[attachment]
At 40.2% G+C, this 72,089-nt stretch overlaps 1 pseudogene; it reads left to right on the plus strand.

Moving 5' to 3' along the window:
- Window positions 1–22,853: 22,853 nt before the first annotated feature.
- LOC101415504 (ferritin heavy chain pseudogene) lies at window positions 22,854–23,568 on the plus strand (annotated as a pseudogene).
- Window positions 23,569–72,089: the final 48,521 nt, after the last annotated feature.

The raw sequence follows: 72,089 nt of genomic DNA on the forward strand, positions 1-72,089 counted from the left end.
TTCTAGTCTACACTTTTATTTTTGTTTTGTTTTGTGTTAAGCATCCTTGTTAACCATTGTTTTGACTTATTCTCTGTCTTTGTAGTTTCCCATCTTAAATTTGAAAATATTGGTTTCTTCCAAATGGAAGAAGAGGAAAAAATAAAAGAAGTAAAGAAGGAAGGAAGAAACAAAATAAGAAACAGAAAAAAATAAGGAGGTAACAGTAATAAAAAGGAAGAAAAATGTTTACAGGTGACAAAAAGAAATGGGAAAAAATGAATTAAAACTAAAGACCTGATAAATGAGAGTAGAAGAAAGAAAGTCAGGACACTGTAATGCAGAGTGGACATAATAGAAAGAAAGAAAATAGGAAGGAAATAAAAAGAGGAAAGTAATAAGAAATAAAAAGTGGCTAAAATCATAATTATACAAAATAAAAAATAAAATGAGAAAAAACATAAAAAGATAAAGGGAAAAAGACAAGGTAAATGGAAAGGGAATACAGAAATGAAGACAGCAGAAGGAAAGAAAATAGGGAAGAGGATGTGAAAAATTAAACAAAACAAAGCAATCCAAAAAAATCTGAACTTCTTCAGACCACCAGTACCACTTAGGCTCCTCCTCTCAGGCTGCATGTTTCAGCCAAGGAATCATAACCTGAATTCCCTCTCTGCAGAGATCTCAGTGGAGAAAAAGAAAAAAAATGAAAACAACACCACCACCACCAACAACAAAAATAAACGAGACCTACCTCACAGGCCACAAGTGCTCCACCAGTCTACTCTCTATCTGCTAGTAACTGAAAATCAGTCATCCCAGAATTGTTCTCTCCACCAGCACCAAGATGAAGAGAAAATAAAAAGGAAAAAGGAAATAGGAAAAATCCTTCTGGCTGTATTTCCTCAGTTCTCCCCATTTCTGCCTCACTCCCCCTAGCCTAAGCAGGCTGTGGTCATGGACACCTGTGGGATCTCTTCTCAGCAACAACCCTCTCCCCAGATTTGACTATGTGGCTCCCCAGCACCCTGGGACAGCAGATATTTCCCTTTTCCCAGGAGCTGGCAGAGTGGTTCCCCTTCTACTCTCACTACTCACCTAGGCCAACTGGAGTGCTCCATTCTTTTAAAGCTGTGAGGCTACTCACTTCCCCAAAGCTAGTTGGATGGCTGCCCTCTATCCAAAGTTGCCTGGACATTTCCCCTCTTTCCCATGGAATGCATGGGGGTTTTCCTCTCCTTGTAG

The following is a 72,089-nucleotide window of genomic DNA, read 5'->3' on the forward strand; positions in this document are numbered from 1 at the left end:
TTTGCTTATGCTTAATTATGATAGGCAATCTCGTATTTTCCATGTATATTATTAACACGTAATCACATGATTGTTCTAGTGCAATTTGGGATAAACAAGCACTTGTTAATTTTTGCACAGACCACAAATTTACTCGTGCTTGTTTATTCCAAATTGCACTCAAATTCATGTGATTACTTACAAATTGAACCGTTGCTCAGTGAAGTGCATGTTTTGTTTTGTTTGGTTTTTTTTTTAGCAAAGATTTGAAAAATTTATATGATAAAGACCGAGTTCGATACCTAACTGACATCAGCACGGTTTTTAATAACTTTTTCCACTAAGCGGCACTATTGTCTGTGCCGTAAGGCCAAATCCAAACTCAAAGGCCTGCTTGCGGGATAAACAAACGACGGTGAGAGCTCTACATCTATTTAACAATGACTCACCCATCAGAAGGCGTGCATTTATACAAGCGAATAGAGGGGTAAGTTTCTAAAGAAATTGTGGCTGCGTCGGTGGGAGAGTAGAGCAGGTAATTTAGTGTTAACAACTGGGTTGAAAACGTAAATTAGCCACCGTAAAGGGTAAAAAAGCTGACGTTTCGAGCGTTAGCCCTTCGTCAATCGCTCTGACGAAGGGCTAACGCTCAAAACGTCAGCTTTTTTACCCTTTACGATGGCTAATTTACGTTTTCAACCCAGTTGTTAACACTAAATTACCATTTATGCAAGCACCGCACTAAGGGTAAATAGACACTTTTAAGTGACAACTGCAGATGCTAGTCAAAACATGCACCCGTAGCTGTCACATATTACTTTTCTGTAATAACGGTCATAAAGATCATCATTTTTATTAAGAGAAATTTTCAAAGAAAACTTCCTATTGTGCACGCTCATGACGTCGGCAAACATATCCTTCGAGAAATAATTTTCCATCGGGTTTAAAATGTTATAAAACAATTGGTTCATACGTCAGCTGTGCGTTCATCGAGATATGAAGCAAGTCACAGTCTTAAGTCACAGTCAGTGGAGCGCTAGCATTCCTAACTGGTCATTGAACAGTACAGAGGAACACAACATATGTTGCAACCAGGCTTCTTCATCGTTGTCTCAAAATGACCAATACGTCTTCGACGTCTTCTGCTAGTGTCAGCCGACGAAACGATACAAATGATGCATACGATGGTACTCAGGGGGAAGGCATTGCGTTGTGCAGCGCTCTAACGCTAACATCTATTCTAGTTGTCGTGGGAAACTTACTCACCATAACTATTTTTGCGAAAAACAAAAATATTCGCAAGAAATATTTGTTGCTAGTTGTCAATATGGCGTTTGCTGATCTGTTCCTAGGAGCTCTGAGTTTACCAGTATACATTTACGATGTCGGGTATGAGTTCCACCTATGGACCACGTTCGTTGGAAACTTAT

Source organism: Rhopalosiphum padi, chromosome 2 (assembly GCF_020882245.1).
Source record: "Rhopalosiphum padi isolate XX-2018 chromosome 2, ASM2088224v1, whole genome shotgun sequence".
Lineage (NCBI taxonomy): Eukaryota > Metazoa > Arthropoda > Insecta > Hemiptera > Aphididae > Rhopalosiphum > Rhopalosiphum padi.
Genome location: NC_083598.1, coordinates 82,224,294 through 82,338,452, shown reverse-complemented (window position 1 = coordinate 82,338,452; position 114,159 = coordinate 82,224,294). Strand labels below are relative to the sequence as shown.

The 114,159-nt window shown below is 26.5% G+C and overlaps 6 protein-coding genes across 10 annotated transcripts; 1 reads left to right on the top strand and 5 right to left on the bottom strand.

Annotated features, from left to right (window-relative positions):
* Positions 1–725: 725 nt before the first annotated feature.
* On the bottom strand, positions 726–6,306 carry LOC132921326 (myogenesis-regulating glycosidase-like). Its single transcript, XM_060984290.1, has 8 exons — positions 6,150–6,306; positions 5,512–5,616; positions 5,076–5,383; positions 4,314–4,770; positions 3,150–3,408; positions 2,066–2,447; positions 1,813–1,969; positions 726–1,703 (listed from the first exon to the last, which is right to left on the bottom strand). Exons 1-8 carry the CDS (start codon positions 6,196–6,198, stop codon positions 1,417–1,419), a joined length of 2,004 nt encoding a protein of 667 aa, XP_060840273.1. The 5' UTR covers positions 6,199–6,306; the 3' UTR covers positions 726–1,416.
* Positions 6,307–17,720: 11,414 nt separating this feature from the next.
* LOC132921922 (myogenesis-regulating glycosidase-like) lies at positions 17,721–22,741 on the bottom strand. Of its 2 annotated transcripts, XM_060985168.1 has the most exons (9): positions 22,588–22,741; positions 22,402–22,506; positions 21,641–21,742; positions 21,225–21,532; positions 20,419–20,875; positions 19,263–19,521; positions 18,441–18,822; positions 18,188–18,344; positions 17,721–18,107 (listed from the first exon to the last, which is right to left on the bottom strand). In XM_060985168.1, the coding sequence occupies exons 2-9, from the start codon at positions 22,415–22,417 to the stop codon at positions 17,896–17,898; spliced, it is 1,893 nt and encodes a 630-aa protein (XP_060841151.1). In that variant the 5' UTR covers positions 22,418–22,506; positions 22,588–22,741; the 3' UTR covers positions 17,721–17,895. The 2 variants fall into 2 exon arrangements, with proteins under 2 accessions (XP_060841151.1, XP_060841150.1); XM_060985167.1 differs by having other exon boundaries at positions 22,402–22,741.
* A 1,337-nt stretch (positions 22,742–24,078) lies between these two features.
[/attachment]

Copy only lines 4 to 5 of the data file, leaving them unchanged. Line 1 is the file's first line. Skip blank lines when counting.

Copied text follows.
- LOC101415504 (ferritin heavy chain pseudogene) lies at window positions 22,854–23,568 on the plus strand (annotated as a pseudogene).
- Window positions 23,569–72,089: the final 48,521 nt, after the last annotated feature.